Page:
WordPress is used on more than 30% of all websites which makes it the most targeted platform for hackers.
It accounted for around 80% of all infected Content Management Systems on the web, which is why it is important to understand why and how such malicious attacks work and what you can try to do to reduce the risk.
Why websites get hacked
There are number of different reasons why websites get hacked:-
- They want to install files on your site in order for it to send out Spam emails.
- They want to install files on your site in order to add redirects to other sites.
- They want to gain access to data such as harvesting email addresses, credit card information etc.
- They want to install malware in order to infect the computers of visitors to your site.
- They see it as a challenge and want to prove they can hack a site and also to potentially deface it.
Ways in which websites are vulnerable
- Insecure hosting such as when a server has not been updated and there are security holes. Also allowing things such as FTP rather than SFTP which is the secure method for transferring files to and from a server.
- Additionally the use of weak usernames and passwords for a servers account or the database which can potentially allow a hacker full access to your entire website.
- Not having the correct file permissions and ownership, which can allow access to crucial files such as the main wp-config file which stores information about your database and giving them full access to it.
- Running old software which has not been updated either the core website system or plugins. Updates for WordPress and plugins are released contsantly, sometime for added functionality but other times in order to patch any security hole which may have been discovered.
- Installing software from untrusted sources.
How to make a website more secure
- Make sure that the server is regularly updated for patches especially ones released as ecurity updates.
- Configure the server to only use up to date protocols such as using TLS and not SSL.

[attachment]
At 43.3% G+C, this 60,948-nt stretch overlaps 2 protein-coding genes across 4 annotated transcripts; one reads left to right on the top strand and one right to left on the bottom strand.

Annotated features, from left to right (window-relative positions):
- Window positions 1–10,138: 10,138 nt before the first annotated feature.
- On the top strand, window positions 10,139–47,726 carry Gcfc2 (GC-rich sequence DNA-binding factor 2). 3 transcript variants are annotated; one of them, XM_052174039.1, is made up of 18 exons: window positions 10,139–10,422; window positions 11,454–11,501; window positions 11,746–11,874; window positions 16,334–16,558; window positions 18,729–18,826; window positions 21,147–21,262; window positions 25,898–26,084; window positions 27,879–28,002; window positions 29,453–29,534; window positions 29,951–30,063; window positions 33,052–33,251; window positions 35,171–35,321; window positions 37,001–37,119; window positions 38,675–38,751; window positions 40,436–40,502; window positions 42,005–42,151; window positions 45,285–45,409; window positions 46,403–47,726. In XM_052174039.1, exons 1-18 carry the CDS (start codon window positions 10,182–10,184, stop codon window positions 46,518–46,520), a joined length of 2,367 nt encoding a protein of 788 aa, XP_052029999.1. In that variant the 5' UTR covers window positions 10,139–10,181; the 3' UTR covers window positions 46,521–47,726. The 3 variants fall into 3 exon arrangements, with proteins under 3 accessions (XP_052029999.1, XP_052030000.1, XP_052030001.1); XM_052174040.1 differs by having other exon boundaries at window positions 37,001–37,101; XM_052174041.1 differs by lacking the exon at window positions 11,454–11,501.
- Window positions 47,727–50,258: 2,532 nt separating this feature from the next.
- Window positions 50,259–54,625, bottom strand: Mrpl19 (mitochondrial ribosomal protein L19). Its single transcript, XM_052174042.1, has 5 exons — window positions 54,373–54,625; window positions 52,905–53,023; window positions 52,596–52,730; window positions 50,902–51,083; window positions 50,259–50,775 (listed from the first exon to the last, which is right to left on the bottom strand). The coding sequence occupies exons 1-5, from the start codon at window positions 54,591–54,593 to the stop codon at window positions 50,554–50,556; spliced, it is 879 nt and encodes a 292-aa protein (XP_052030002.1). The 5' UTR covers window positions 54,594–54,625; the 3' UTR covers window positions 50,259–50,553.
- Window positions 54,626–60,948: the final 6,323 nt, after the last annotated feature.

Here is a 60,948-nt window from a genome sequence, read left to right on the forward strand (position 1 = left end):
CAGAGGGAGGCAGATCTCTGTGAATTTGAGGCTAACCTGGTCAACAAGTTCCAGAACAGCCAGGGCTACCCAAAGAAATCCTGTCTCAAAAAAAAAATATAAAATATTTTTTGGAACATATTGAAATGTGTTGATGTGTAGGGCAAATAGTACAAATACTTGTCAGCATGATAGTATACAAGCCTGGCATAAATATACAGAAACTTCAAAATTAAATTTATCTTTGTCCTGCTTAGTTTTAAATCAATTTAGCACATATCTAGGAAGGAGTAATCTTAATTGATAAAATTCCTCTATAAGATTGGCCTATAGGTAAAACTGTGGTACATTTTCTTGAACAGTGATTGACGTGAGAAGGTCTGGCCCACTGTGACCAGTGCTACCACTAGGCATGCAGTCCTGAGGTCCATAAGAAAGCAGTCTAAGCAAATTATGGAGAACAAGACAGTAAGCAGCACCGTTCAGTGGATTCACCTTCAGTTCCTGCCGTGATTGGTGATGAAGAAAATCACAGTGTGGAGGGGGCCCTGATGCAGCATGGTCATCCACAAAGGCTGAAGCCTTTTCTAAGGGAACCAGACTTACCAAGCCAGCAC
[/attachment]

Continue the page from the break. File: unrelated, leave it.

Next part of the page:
- Use strong Cyphers.
- Make sure that there is a Firewall set up on the server.
- Use a genuine not self certified SSL certificate for the server on all services such as the servers control panel.
- Use a SSL certificate on the website.
- Restrict the access for certain directories on the website.
- Restrict the access to the admin area by limiting it to certain IP addresses and you can also set 2 factor authorisation.
- Disable the WordPress file editor as otherwise if a hacker gains access to your WordPress admin area they will be able to use this to upload malicious files.
- Install security plugins which can used to harden the website in various ways, such as not allowing PHP execution in the uploads and other folders and hardening the database since SQL injection is one of the main methods used by hackers. Security plugins can also provide scanning for malware, blocking hacking attempts such as Bruteforce attacks and send various types of alert notifications. Monitoring plays a very important role in security, as it is an ongoing process.
- Keep the website up to date.
- Backup, backup, backup, in multiple locations and covering a long enough period of time such as 30 days or longer in case the worst happen, at least you you will be able to restore the site back to a state before it was compromised.
Risk reduction, not elimination
Security is not an absolute, it’s a continuous process and should be managed as such. Security is about risk reduction, not risk elimination, and risk will never be zero. It’s about employing the appropriate security controls that best help address the risks and threats as they pertain to your website and having in place robust disaster recovery procedures such as multiple backups etc.
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